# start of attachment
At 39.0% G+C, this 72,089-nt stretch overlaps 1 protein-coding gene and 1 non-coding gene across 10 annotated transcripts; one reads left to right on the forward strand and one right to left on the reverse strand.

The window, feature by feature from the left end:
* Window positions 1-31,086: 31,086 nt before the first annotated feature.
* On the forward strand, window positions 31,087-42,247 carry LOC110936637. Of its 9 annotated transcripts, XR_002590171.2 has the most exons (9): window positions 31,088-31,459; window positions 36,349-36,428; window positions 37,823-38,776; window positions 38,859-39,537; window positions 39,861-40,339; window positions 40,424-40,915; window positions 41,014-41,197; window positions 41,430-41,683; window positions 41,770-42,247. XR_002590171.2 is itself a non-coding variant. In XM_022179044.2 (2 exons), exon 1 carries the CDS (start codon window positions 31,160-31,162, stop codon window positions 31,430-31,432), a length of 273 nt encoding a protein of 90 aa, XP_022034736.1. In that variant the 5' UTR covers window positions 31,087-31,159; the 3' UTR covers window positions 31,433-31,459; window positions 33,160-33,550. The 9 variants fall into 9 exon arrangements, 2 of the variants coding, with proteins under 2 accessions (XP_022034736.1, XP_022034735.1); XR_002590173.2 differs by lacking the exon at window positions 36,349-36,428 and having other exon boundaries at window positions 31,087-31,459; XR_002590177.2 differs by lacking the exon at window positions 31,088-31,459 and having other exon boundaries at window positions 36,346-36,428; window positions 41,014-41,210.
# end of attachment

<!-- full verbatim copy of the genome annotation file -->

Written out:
At 39.0% G+C, this 72,089-nt stretch overlaps 1 protein-coding gene and 1 non-coding gene across 10 annotated transcripts; one reads left to right on the forward strand and one right to left on the reverse strand.

The window, feature by feature from the left end:
* Window positions 1-31,086: 31,086 nt before the first annotated feature.
* On the forward strand, window positions 31,087-42,247 carry LOC110936637. Of its 9 annotated transcripts, XR_002590171.2 has the most exons (9): window positions 31,088-31,459; window positions 36,349-36,428; window positions 37,823-38,776; window positions 38,859-39,537; window positions 39,861-40,339; window positions 40,424-40,915; window positions 41,014-41,197; window positions 41,430-41,683; window positions 41,770-42,247. XR_002590171.2 is itself a non-coding variant. In XM_022179044.2 (2 exons), exon 1 carries the CDS (start codon window positions 31,160-31,162, stop codon window positions 31,430-31,432), a length of 273 nt encoding a protein of 90 aa, XP_022034736.1. In that variant the 5' UTR covers window positions 31,087-31,159; the 3' UTR covers window positions 31,433-31,459; window positions 33,160-33,550. The 9 variants fall into 9 exon arrangements, 2 of the variants coding, with proteins under 2 accessions (XP_022034736.1, XP_022034735.1); XR_002590173.2 differs by lacking the exon at window positions 36,349-36,428 and having other exon boundaries at window positions 31,087-31,459; XR_002590177.2 differs by lacking the exon at window positions 31,088-31,459 and having other exon boundaries at window positions 36,346-36,428; window positions 41,014-41,210.